This series of data was created based on results of soil deposition densities of gamma-emitting nuclides measured from FY 2011 to FY 2015 in the Distribution Survey of Radioactive Substances by The...
This series of data was created based on results of soil deposition densities of gamma-emitting nuclides measured from FY 2011 to FY 2015 in the Distribution Survey of Radioactive Substances by The Ministry of Education, Culture, Sports, Science and Technology, and the Secretariat of the Nuclear Regulation Authority. In FY 2011, soil samples were collected and analyzed using a fixed germanium semiconductor detector. From FY 2012 we carried out in-situ measurements using portable germanium semiconductor detectors. However, regarding high air dose rate area where in-situ measurement is suitable, soil sample analysis by the fixed germanium semiconductor detector was conducted as the same manner as FY 2011.

Results of Deposition Density Measurement of Gamma-emitting Nuclides on Soil within the 80 km Radius from Fukushima Dai-ichi NPP. ( From August 2015 to October 2015 )
  1. This data was created based on results of soil deposition densities of gamma-emitting nuclides measured from August 24, 2015 to October 7, 2015 in the FY2014 Distribution Survey by NRA.
  2. The definition of the "soil deposition" is the radioactivity per unit area (Bq/m2), that is, the radioactivity integrated along the depth direction.
  3. The measurements to obtain this data were conducted to ascertain the influence of typhoon to the change of air dose rate and also to ascertain the changing trend of air dose rate from the past measured results taken within the 80 km radius from the Fukushima Dai-ichi NPP.
  4. The area within an 80 km radius from the Fukushima Dai-ichi NPP was divided into 5 km × 5 km grids. Excluding the non-habitable areas and the areas where were inaccessible due to blocked roads, one measurement point in each grid was selected (total 382 measurement points).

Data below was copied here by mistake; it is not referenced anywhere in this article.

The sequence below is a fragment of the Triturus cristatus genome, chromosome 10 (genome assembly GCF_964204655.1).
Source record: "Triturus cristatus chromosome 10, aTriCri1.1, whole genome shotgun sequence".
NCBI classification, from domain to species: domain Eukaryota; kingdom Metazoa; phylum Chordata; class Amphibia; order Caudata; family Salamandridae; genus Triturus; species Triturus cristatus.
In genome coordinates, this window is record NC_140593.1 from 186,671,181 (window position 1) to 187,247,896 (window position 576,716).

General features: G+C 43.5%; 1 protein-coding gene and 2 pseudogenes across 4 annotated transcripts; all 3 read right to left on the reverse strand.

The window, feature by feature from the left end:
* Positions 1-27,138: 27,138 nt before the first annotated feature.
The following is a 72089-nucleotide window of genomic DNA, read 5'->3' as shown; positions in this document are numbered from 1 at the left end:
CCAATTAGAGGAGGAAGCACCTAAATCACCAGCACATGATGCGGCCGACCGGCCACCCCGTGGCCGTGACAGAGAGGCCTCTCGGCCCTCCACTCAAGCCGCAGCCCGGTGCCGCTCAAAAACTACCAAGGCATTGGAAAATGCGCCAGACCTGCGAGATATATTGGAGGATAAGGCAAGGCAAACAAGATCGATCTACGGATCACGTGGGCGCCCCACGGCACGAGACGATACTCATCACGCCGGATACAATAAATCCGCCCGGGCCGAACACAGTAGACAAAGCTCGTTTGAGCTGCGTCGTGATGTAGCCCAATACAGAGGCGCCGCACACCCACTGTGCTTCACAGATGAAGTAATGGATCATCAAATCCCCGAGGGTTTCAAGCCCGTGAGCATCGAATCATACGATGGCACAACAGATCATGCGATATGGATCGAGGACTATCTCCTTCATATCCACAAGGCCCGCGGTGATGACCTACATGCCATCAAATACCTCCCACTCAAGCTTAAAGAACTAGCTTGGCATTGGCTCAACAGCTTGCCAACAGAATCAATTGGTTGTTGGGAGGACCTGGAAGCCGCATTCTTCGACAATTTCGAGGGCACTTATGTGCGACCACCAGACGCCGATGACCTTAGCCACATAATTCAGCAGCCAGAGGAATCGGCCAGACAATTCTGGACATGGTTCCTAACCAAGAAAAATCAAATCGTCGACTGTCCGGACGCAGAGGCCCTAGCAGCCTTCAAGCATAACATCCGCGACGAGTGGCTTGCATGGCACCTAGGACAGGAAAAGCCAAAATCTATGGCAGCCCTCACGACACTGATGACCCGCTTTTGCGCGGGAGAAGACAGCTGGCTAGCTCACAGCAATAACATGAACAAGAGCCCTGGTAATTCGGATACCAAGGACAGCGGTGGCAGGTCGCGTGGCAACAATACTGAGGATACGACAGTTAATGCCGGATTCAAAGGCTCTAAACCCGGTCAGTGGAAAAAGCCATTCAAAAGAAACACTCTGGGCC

5. Regarding radioactive cesium measurement, we carried out in-situ measurements using portable germanium semiconductor detectors*1. At survey points which had shown very high air dose rates or where it was otherwise found that proper in-situ measurement would be difficult (6 measurement points), we carried out the measurements in the manner used in the First Distribution Survey: collecting soil samples to a depth of 5 cm from the surface at five different spots surrounding each survey point, stirring the collected soil samples well, and conducting nuclide analysis using fixed germanium semiconductor detectors.
  6. ND: The peak of relevant nuclide was not clearly detected in the in-situ measurement, or the deposition density calculated was below the measurement lower limit.
  7. ND in the column "Deposition", "-" in the column "Error", and Detection limit value as reference in the column "Detection Limit": The peak of relevant nuclide was not clearly detected or the calculated deposition was equal to or below 0.0. Reference value in the column "Deposition" smaller than the detection limit in the column "Detection Limit": The peak of the relevant nuclide was detected even though the calculated deposition was below detection limit.
  8. Arithmetic average including values below the detection limit when at least one measured value was equal to or above the detection limit in soil samples or "-" when measured values of all samples were below the detection limit.
  9. Considering the physical half-lives of radionuclides (Cs-134: 2.0648 years; Cs-137: 30.1671years; Ag-110m: 249.95 days), the obtained values were corrected for their decay as of October 1, 2015.

  10. *1: These measurements were conducted by analyzing the average concentration of radioactive substances accumulated in soil by installing portable germanium semiconductor detectors in the environment (at flat places without any buildings, etc. nearby), carrying out measurements of the overall soil surface, and measuring the gamma rays emitted by radiation sources distributed in the soil. This survey was conducted based on MEXT's Radiation Measurement Method Series, “In-situ Measurement Using Germanium Semiconductor Detectors” and by referring to ICRU report 53 (1994) for the basic data of analysis. In addition, the relaxation mass depth (the depth where radioactivity concentration of radioactive cesium reaches 1/e*2 of the concentration at the ground surface) of 2.62±1.99 g/cm2 (as of December 2013) was used based on the results of the soil depth distribution survey in this project and past results of the MEXT's survey for radioactive cesium depth distribution.